University Archive

Archive Item of the Month – November 2012

With Armistice Day approaching, the focus this month is on a collection of documents deposited by Miss Mayer, the niece of Gertrude Mayer, who was a student at St. Mary’s College from 1906 to 1908.

Part of D467 – Miss Mayer deposit

The deposit contains material relating to Gertrude and her time at St. Mary’s College, and also on her three brothers, Arthur Mayer, Edwin Frederick Mayer, and Leonard Joseph Mayer. Both Arthur and Leonard saw active service during World War I, and the material includes letters written amongst the siblings along with three war diaries written by Leonard in the trenches.

The diaries cover the period from 9 March 1915 to 15 May 1916, and are detailed accounts of a soldier’s daily life. One even includes a pressed flower.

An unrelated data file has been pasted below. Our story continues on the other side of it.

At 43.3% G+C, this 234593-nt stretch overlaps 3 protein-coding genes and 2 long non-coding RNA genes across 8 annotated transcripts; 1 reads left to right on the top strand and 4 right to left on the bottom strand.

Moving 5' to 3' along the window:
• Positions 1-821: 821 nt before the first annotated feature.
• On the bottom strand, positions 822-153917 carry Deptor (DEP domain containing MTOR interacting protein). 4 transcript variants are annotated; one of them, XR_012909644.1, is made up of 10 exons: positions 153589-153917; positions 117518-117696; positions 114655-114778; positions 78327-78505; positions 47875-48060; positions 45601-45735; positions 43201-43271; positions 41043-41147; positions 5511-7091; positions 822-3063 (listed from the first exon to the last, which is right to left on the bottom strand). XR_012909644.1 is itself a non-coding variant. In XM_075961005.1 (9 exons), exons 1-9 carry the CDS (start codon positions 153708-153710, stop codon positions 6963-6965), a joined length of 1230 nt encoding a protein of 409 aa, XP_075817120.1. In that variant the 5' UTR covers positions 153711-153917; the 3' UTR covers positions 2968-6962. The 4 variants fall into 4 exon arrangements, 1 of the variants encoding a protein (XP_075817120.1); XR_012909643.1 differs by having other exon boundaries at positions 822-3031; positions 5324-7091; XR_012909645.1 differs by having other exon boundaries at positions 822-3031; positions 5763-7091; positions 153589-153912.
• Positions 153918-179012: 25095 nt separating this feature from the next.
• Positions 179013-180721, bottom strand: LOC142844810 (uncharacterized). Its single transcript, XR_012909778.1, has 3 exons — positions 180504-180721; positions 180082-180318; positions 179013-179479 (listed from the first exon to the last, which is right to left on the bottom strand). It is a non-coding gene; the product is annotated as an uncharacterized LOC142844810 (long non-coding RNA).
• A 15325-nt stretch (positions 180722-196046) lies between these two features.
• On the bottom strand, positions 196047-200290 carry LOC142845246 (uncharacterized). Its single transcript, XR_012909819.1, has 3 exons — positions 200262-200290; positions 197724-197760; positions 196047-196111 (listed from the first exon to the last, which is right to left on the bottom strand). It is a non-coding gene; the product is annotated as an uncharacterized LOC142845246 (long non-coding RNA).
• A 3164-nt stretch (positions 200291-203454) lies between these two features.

Leonard also wrote to his family from the front line after being wounded on 21 May 1916:

Dear M & F [Mother & Father]

After sticking it for 15 months my turn has come to be unlucky.

It was last Sunday. The Germans made an attack on us and after a terrible fight a huge piece of shrapnel went through the top of my left thigh. The Doctor tried to save my leg for a week but decided today to take it off. I do not feel so bad considering and when I am fit to be moved and providing that no complications set in I pray God that I will see you all in England again.

With love to all at home





Sadly Len died of blood poisoning on 31st May 1916, aged 26. The deposit includes the telegram received by his parents informing them of their son’s death, various letters from comrades expressing their sadness, and documents relating to the inclusion of Len’s name on the London County Council’s Roll of Honour, where he worked in the Public Control Department as an inspector of weights and measures before enlisting.


Collections of documents such as this are special because they tell a remarkable story of a particular person or group of people at a given time. It is easy for an archivist to feel they know the people refered to in collections like this, and it is a privilege to catalogue such material.

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